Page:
"Hypervisors have become part of our vocabulary. Virtualization with a hypervisor replacing the operating system, and incorporating the operating system with the apps is the way preferred by one vendor, VMware," said Jon Toigo during his recent Storage Decisions presentation. "Or you got Microsoft, which is in the business of creating host operating systems. They say, let's take the hypervisor on top of the host operating system, and take the applications and some of the operating system components and put them into their own little containers -- that's Hyper-V."
He said that Linux users found they had less use for virtualization initially because they found they had better utilization of hardware when compared to other commercially available operating systems.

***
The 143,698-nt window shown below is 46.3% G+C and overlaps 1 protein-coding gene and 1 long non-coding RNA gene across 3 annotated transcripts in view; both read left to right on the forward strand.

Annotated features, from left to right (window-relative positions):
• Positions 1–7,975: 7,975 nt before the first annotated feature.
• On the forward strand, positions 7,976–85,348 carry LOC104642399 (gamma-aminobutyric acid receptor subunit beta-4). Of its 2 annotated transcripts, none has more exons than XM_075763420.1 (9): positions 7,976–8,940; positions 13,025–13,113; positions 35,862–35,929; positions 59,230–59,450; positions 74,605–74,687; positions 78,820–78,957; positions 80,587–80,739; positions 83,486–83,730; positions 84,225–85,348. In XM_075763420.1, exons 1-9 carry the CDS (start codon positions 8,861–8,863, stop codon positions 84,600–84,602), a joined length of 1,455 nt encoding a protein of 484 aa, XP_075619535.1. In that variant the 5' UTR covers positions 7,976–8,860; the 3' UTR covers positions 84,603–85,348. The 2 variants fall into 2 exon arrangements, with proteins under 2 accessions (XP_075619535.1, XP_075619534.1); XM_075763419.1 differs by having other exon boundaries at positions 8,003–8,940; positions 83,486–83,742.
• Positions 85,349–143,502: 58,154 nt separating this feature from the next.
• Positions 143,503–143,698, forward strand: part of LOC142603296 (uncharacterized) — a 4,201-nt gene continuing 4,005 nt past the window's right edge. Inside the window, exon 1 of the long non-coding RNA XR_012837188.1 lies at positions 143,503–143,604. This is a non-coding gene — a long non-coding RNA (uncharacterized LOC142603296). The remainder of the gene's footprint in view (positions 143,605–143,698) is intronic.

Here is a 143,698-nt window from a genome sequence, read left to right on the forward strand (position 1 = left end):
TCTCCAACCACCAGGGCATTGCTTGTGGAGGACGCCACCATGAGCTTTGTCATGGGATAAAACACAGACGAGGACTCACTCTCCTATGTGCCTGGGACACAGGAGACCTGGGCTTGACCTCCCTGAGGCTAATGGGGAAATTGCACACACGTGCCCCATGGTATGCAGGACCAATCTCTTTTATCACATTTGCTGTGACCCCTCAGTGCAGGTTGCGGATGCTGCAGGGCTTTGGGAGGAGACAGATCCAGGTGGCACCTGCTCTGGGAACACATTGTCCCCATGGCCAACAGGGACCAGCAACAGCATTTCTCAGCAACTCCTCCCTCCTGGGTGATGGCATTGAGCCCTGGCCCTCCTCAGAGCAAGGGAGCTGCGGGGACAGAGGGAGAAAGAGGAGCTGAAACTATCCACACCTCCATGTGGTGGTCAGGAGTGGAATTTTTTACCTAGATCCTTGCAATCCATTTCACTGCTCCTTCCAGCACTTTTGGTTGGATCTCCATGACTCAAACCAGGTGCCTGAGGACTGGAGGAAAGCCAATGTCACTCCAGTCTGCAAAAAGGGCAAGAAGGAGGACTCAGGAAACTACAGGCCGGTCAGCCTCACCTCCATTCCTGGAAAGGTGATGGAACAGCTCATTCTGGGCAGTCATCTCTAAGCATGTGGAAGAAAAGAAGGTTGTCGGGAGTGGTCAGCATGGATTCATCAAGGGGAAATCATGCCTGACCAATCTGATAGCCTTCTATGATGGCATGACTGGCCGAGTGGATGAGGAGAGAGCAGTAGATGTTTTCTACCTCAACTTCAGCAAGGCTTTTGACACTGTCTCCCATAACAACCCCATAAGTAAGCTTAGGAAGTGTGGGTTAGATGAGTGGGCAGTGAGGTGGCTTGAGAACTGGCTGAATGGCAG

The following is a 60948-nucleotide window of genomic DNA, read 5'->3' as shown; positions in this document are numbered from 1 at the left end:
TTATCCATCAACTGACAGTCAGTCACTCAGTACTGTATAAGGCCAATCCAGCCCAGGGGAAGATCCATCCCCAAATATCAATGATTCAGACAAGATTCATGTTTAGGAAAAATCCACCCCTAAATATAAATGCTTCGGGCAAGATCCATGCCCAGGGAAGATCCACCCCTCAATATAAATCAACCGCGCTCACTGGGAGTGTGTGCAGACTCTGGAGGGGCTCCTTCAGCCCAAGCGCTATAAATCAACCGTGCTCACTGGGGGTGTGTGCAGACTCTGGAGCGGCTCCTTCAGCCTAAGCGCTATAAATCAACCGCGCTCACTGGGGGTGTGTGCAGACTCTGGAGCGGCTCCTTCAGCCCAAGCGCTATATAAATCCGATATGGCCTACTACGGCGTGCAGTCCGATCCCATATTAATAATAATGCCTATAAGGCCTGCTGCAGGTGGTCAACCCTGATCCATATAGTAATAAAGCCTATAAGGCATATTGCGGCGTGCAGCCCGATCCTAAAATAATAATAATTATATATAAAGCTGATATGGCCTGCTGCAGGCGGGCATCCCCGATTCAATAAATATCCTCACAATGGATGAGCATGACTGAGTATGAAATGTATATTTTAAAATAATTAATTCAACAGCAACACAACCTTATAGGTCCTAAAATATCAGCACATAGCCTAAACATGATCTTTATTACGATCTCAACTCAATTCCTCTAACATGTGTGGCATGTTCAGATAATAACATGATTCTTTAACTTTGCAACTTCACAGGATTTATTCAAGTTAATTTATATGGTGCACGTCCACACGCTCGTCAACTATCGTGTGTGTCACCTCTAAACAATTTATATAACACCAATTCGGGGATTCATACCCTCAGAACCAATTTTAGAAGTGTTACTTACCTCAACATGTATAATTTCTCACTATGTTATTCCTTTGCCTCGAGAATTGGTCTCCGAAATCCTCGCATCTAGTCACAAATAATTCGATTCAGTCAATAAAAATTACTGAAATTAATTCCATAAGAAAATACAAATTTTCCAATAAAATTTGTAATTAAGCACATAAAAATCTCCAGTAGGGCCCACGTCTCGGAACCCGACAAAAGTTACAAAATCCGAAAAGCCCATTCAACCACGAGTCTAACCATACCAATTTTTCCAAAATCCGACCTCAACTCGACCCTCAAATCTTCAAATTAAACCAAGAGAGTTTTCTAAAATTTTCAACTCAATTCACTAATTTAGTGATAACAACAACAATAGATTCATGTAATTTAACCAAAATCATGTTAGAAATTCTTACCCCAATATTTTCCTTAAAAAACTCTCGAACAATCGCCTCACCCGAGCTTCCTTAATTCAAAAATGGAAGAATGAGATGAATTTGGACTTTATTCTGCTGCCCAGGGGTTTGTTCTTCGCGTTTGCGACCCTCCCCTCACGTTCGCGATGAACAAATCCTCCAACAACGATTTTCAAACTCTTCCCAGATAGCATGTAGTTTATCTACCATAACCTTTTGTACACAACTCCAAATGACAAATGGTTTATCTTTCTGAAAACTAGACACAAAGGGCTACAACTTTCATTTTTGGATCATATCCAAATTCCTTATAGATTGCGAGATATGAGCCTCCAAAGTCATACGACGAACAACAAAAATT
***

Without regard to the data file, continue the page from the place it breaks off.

"The Linux guys were scratching their heads," said Toigo, because Linux users were able to get better utilization of hardware than from commercial products because Linux was easier to modify. "[You] can't do that with most commercial operating systems out there. They shield their internals from [users]." Free products for virtualization on Linux systems are now available.
But Toigo -- who is chairman and co-founder of the Data Management Institute, as well as CEO and managing principal of Toigo Partners International -- noted that the impact of server virtualization is such that these techniques have been available for mainframes for many years, particularly after the development of logical partitioning.
"Now I can stand up multiple workloads inside a logical partition in a mainframe, and if one of them crashes the rest of them keep running. Can't do that in a virtual machine world on x86 Tinker Toys," said Toigo. "If you're really serious, and you really want to go whole-hog into this resilient infrastructure that virtualizes everything, do it on a mainframe."